Dear Annie: The other day my 2-year-old son picked up his father’s BlackBerry and gave it to me. When I looked at it, the web browser was on a site where women post sexually explicit ads with pictures. I confronted my husband, and he claimed he was only checking out the website because a work associate suggested it and he was bored while driving home.
I have never suspected him of cheating, but this is the second time he has been to this website and used this excuse. I cannot stop crying and thinking about it.
I am also appalled that he would risk his life and his family’s future by checking out a website while driving. It must have been really important to him. I don’t know what to do.
Dear Arizona: Looking at porn sites that advertise can be a prelude to cheating, and, in any case, the lying is a serious issue. Tell your husband that his behavior is undermining your trust and you would like him to go with you for counseling. You know the rest — if he won’t go with you, go without him. You need to discuss this with a professional and develop some coping skills.
Dear Annie: I recently had a visit from an old friend and am still fuming about it. Because I have a nice home and live in a desirable vacation spot, there are people who expect me to be thrilled that they popped in to see me. For those who do the visiting, here is my advice:
• Don’t plan to stay more than three days in someone’s home. After that, get a hotel room.
• Don’t expect your hosts to do everything for you. Take care of yourself and don’t be a burden.
• Rent a car or take a bus if you want to see the sights. They don’t owe you a tour. And, if they drive you anywhere, offer to pay for gas.
• When they get home from a long day at work, don’t tell them you were bored lounging in their house all day.
• If they take you somewhere, don’t make a mess of their car, complain about how long the trip is or expect them to stop every 15 minutes so you can use the bathroom.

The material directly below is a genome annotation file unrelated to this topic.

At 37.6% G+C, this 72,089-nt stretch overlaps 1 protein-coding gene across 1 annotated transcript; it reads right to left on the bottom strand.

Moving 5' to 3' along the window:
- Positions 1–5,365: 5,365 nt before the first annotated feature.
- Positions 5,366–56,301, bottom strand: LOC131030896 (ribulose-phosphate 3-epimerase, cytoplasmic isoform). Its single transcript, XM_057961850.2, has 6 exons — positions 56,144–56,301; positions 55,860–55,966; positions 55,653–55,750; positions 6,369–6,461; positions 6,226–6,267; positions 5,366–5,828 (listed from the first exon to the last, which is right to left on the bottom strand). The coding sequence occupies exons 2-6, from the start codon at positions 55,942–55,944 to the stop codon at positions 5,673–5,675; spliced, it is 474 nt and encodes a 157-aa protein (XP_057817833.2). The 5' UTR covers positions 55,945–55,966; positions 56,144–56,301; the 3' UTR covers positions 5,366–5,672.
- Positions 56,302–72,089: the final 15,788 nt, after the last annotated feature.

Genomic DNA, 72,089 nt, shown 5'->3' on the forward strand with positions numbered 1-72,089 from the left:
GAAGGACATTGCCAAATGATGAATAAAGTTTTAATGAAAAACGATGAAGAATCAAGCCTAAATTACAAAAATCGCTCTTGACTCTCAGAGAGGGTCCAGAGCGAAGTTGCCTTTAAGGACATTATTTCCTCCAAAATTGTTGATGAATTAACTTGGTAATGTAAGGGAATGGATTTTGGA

Hopefully they will see themselves and get the message.
— You Are No Longer Welcome Here
Dear You: We suspect this friend is not the easiest to get along with on a good day and, as a guest, was particularly annoying. Even so, all guests should try to be as considerate as possible if they expect to be invited back.
Dear Annie: You recently printed a letter from “Scared Daughter-in-Law,” who asked whether or not to call 9-1-1 since her relative had a DNR request. Your response focused on the legal requirements, but I’d like to get into the other aspects.
Her letter doesn’t say if the mother-in-law is bed-ridden, terminal and in constant pain, or why she signed the DNR in the first place. Is she under a form of hospice care for those nearing the end? And most importantly, what would she want her family to do?
One should respect the wishes and dignity of those facing the end of their earthly existence.
My father recently died at home in my presence after a long illness, also with a signed DNR.
I have no idea what the legal requirements were (I didn’t ask his doctor), but I know what he wanted. And to be honest, if the legal conflicted with the moral, then the family has some hard decisions to make. In such circumstances, you may have better suggested she talk to her fellow church members or a wise friend.
— Reader in Bangkok
Dear Bangkok: We understand the sentiment, but taking matters into your own hands could result in a murder charge. We urge all readers who are faced with caring for relatives to check the requirements and legal ramifications of a DNR with their doctor and a lawyer.